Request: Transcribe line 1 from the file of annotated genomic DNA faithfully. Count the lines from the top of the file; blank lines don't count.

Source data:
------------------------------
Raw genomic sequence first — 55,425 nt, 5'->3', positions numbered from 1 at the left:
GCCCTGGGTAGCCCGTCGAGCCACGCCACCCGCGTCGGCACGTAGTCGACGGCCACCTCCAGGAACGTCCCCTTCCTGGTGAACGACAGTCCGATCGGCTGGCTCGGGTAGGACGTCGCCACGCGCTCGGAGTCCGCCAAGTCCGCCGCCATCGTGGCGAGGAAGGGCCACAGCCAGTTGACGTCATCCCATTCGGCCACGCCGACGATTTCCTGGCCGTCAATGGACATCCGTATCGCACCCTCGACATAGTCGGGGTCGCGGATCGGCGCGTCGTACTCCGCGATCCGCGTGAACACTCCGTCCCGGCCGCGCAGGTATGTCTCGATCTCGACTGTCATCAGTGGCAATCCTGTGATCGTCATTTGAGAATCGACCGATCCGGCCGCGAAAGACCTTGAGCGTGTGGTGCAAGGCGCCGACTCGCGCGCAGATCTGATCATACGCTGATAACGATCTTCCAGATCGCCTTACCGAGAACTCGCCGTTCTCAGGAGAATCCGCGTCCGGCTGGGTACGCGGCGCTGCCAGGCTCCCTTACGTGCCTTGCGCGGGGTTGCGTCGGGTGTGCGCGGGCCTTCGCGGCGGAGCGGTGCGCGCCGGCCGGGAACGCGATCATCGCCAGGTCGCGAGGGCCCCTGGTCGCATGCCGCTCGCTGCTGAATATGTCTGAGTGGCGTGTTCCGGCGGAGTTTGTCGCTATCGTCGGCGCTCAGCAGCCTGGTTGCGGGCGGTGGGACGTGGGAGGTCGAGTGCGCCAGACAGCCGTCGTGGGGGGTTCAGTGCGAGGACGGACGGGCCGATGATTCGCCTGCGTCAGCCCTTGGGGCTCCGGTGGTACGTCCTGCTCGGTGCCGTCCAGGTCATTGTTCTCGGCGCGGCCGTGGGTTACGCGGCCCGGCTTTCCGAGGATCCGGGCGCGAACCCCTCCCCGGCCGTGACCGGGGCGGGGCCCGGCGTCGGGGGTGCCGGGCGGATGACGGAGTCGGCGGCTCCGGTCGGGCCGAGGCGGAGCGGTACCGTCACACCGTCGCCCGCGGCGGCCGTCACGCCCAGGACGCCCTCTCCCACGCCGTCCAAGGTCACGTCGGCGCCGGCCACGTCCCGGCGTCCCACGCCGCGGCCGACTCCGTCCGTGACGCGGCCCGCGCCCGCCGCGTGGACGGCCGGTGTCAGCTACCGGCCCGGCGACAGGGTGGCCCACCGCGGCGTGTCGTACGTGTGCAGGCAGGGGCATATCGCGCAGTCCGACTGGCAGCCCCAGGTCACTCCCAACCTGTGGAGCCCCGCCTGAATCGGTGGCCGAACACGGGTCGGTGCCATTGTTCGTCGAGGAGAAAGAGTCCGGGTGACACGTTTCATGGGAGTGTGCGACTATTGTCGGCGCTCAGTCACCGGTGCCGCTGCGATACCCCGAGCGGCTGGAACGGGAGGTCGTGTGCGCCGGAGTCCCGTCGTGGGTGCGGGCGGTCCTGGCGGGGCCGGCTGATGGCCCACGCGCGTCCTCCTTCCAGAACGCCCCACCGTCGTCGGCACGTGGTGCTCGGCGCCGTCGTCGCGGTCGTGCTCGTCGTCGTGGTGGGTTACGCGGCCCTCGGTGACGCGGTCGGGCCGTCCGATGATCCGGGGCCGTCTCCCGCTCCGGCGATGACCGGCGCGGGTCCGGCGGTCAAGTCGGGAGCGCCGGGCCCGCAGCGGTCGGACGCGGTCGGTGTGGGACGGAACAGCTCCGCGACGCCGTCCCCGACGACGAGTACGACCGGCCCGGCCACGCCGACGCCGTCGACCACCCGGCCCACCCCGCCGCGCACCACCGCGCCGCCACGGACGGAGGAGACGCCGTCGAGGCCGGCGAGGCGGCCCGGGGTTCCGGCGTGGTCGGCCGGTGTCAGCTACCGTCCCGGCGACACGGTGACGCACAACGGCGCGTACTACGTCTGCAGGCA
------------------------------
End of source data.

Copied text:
Raw genomic sequence first — 55,425 nt, 5'->3', positions numbered from 1 at the left: